Four-fold jump in HIV cases among Ludhiana central jail inmates

57 inmates (all male) were confirmed positive for HIV in 2017, 132 in 2018, and 218 in 2019, of which seven were women
All the HIV positive inmates are in the age group of 20 to 40 years.(Thinkstock)
All the HIV positive inmates are in the age group of 20 to 40 years.(Thinkstock)
Published on Jan 12, 2020 10:53 PM IST
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Hindustan Times, Ludhiana | ByHarvinder Kaur, Ludhiana

The Ludhiana central jail witnessed a four-fold increase in HIV positive cases just in a span of two years, as per the record of the district antiretroviral treatment (ART) centre of the civil hospital.

As per the record, a total of 57 inmates (all male) were confirmed positive for the human immunodeficiency virus (HIV) in 2017, the number rose to 132 in 2018, and 218 in 2019, of which seven were women. Also, an inmate each had died of AIDS caused by HIV in 2017 and 2018.

The ART centre that carries out counselling and treatment of jail inmates has established that the primary reason for HIV among them was due to administering drugs via a used syringe. Among the seven women infected, five had contracted the virus by injecting drugs, while two through their partners. All the HIV positive inmates are in the age group of 20 to 40 years.

Centre officials said most of them were drugs users before being jailed while others injected drugs while being out on bail. They were then diagnosed for HIV by the integrated counselling and testing centre (ICTC) that periodically carried out a diagnosis of HIV in jails.

Currently, over 3,350 inmates are lodged in the jail.

From a high to HIV

Varinder Sharma, a counsellor at the ART center, who has been observing jail inmates since 2015, shared that earlier where the cases were both due to unprotected sex and injecting drugs, the latter now remains a primary reason. Sharma said it was not due to lack of awareness among the inmates, but the misconception about reuse of the syringe.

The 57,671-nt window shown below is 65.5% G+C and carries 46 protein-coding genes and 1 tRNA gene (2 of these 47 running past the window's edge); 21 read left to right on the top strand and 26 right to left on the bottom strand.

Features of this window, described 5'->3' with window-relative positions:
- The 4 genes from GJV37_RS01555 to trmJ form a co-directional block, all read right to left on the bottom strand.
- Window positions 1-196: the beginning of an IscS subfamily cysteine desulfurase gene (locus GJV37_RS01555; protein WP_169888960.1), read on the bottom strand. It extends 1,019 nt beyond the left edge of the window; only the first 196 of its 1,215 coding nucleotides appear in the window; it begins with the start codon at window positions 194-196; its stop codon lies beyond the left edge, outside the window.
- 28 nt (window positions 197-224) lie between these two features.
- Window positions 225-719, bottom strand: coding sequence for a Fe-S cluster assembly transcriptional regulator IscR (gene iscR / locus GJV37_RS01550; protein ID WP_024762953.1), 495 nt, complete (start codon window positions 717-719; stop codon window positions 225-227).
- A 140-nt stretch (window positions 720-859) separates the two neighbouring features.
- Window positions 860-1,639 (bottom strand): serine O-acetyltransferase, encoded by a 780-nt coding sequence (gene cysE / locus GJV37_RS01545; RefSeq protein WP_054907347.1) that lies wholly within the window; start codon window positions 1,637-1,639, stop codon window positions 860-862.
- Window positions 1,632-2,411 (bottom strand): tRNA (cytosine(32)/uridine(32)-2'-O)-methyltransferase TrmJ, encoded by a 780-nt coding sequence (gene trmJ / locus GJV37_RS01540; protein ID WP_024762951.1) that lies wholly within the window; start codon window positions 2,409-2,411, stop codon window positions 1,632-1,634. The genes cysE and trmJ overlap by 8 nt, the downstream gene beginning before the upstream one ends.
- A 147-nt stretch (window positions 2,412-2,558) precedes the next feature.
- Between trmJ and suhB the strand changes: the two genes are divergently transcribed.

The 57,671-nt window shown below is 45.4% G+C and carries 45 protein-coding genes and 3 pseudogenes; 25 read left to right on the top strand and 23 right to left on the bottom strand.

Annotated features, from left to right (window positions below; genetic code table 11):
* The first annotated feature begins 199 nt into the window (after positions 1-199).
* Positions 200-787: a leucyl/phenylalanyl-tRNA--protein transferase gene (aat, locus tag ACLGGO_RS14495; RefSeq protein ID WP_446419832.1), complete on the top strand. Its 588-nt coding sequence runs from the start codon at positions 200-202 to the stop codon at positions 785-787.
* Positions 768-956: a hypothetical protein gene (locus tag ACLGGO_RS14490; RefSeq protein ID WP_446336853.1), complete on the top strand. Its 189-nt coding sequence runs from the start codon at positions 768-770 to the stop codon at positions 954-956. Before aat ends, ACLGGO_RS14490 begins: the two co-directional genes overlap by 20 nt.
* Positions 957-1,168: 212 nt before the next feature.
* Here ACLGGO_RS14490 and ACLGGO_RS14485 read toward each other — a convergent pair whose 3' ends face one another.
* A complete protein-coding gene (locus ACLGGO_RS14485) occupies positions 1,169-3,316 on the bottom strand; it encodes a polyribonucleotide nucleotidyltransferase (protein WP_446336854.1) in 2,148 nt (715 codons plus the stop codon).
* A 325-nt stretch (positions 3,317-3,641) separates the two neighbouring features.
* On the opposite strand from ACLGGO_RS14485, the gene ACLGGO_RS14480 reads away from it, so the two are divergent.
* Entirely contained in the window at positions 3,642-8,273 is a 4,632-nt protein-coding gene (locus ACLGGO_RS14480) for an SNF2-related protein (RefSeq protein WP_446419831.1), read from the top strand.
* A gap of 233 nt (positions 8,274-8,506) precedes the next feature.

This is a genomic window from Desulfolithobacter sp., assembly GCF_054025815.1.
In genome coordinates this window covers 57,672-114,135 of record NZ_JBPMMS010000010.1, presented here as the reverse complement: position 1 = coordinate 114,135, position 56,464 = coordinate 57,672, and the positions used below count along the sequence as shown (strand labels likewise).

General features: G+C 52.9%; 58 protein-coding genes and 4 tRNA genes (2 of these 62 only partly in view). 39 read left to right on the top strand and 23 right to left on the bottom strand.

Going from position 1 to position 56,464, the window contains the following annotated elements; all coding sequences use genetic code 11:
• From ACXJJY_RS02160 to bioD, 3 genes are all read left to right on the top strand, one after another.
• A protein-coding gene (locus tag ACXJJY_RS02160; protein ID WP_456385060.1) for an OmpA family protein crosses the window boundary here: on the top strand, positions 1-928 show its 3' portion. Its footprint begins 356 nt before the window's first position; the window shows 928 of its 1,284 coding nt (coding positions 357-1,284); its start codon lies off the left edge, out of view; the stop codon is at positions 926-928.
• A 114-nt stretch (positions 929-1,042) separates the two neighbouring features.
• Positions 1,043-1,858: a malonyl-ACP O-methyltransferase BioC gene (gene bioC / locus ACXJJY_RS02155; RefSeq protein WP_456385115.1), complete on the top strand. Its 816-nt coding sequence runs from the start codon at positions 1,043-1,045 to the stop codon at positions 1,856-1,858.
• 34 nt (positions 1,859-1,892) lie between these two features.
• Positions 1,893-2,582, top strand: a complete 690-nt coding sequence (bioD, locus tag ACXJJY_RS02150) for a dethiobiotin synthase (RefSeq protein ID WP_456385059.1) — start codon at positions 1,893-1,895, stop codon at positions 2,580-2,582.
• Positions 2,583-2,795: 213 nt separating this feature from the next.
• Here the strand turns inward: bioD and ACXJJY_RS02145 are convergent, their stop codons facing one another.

“During the counselling session, I spoke to many jail inmates, most of which said they believed that if they sterilised the used syringe with boiling water, they will not get infected with HIV virus,” said Sharma, adding that many of them said where heroin is easily available, the addicts shared syringes instead of purchasing one from chemists to avoid any kind of suspicion.

“One of the inmates told me that where it takes five minutes to get alcohol, it takes only two to get heroin but purchasing new syringe every time is seen as a risk by many so they prefer sharing the syringe,” he informed.

In July 2018, the state government had imposed a ban on the sale of syringes at chemist shops, which was lifted the same month.

Dr Shabnam Bansal, senior medical officer (SMO), ART centre, said the Punjab State Aids Control Society (PSACS) was monitoring the treatment of HIV positive inmates and counsellors who give a regular report on their status. “Our doctors and counsellors visit the jail every week and provide them with medicines,” she said.

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